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Literary Magazine Collection Sold To Yale

April 11, 1987

NEW HAVEN, Conn. (AP) _ Scholars were assured continued access to papers from a leading 1920s literary magazine after owners of the rich collection sold it to Yale University rather than auction it piecemeal to private buyers.

The Dial magazine papers, which included letters and manuscripts from such writers as D.H. Lawrence, James Joyce and Ezra Pound, were acquired Friday by Yale’s Beinecke Rare Book and Manuscript Library, which had the documents on loan since 1950.

Sotheby’s, the New York auction house charged with selling the papers, did not disclose the sale price. Scholars estimated the collection was worth at least $1 million.

The papers were part of the estate of The Dial’s co-owner and editor, Scofield Thayer, who died in 1982. The New York-based magazine folded in 1929, 10 years after Thayer and Dr. James Sibley Watson Jr. purchased and revived it.

Thayer’s four heirs originally intended to split the collection and auction parts separately in June, but protests by scholars who feared they wouldn’t be able to use the documents for research led to a change of plans.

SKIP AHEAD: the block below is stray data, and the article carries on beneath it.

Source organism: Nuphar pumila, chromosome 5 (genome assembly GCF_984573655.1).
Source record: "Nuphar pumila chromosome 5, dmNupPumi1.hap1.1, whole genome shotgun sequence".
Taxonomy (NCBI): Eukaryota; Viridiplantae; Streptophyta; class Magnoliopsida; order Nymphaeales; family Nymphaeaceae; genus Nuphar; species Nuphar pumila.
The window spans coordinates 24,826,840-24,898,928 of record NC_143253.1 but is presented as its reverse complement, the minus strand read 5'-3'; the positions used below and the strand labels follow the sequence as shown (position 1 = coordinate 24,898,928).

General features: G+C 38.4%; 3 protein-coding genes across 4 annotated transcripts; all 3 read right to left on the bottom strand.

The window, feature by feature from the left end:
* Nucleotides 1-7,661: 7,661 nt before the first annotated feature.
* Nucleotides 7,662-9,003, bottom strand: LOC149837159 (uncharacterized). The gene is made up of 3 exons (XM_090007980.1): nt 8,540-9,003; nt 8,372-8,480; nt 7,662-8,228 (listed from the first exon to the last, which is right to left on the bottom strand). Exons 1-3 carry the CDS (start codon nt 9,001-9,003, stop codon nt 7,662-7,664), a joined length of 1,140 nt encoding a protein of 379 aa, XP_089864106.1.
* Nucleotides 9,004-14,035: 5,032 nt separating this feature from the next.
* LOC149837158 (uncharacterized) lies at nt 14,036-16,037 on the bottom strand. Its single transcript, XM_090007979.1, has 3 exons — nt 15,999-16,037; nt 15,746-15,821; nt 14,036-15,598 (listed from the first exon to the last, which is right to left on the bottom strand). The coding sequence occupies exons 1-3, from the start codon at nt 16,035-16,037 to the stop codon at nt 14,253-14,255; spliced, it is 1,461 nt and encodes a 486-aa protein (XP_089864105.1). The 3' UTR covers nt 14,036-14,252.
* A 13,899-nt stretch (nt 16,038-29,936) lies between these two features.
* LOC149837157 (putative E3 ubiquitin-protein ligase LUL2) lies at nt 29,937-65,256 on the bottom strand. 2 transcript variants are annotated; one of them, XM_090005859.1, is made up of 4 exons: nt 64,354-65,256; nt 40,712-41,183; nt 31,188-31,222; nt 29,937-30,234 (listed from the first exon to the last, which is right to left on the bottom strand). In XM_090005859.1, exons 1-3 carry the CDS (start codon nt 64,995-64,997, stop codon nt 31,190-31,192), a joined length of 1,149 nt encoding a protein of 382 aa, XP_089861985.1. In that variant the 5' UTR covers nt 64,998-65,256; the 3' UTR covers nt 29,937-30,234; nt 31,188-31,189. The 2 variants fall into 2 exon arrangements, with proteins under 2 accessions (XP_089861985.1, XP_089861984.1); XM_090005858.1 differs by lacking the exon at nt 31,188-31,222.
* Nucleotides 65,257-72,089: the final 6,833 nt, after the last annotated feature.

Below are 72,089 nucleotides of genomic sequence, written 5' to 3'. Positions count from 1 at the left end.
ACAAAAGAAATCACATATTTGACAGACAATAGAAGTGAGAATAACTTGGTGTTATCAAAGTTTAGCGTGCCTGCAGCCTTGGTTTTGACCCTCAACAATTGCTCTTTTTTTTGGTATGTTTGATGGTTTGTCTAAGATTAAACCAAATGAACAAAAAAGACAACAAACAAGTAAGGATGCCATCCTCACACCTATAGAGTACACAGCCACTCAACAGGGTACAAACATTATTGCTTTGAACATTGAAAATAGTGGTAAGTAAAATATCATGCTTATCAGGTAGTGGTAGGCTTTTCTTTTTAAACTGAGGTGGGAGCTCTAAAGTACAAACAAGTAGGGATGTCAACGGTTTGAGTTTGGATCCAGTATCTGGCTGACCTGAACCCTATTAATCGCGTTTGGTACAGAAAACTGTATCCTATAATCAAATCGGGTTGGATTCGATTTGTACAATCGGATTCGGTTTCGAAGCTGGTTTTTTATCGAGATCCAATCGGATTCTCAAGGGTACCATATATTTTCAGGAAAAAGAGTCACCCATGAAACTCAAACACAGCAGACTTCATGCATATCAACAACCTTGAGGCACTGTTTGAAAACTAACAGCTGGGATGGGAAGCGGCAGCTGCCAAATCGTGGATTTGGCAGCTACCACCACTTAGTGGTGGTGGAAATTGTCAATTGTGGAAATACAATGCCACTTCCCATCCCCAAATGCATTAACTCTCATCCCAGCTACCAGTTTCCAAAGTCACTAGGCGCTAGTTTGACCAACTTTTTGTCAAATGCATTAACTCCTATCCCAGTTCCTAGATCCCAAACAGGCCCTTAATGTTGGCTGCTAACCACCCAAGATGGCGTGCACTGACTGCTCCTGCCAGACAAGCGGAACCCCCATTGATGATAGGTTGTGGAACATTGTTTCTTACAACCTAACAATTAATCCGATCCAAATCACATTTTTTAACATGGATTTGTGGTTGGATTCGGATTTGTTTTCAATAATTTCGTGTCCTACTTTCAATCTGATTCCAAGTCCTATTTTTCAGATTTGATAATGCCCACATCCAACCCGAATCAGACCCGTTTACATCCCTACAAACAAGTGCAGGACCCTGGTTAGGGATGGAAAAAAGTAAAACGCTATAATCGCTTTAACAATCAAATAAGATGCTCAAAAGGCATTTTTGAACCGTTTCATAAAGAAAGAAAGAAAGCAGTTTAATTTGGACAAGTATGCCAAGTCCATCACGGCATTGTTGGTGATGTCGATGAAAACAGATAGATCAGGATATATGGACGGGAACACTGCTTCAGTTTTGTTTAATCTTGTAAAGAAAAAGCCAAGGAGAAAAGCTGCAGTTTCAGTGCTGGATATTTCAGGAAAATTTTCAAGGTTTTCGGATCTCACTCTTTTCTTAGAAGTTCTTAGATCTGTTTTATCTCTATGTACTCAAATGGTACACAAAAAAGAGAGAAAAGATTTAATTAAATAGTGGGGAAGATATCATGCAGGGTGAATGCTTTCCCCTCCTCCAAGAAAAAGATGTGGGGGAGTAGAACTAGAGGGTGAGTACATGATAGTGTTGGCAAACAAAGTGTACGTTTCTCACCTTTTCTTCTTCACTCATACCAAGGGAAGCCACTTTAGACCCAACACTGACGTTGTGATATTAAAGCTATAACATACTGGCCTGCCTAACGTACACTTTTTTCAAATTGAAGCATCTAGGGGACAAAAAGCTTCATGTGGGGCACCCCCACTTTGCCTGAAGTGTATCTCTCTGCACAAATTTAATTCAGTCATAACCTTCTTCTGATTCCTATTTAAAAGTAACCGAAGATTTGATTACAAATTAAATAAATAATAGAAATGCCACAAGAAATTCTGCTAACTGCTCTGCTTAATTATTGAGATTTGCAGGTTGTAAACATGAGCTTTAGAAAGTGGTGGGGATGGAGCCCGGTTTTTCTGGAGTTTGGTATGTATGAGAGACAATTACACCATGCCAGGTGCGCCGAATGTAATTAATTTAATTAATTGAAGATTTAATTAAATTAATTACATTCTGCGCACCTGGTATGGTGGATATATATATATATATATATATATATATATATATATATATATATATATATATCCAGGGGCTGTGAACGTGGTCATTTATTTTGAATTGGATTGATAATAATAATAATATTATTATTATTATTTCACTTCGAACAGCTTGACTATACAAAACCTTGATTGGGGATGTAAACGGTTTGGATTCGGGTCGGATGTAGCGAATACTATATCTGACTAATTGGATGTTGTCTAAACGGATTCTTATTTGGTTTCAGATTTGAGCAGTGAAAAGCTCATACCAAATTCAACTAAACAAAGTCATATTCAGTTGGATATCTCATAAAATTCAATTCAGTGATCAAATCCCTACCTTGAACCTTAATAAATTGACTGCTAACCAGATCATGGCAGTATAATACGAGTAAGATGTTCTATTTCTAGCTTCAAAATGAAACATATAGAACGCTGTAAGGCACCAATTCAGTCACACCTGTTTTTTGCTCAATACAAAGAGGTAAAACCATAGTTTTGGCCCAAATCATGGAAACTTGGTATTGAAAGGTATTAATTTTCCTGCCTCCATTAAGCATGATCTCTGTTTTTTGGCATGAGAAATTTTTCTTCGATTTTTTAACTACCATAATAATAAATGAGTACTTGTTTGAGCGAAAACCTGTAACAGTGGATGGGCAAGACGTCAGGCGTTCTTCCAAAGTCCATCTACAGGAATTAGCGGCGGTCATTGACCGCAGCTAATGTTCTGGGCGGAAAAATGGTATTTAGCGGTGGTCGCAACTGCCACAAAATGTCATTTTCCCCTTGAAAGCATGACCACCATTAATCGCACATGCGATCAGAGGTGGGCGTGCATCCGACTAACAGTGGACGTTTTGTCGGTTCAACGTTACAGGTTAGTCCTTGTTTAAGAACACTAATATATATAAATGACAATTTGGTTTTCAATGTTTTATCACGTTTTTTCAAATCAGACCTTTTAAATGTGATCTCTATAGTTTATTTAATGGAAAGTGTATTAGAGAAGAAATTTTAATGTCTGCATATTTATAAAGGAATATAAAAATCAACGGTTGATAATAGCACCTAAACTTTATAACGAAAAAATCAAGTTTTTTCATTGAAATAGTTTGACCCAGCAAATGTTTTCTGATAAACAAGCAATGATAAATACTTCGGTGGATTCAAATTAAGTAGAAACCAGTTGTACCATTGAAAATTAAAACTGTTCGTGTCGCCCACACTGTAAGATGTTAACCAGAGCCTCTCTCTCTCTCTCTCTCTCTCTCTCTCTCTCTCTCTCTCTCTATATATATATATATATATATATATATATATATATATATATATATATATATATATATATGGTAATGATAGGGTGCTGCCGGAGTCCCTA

David Redden, director of books and manuscripts at Sotheby’s, would not disclose the number of bidders. He said there was ″some considerable interest, but at the end of the day Yale was the obvious choice.″

The collection was purchased with funds from Yale and the Beinecke Foundation, which was established by the Edwin Beinecke family.

Beinecke director Ralph Franklin said in a statement that he was ″pleased that integrity of those important materials would be preserved.″

John R. Robinson, president of the Beinecke Foundation, called the papers ″one of the finest and most important collections of American literary documents of the 20th century that should be preserved intact at Yale.″

The Dial, in its heyday in the 1920s, ″established modernism. It put it into the mainstream,″ said writer Dale Davis, executive director of the New York State Literary Center.

Among the papers are letters by Sigmund Freud, William Butler Yeats, George Santayana and H.L. Mencken. There are also manuscripts of poems by T.S. Eliot and short stories by Lawrence, said Donald Gallup, retired curator of Beincke’s American literature collection.

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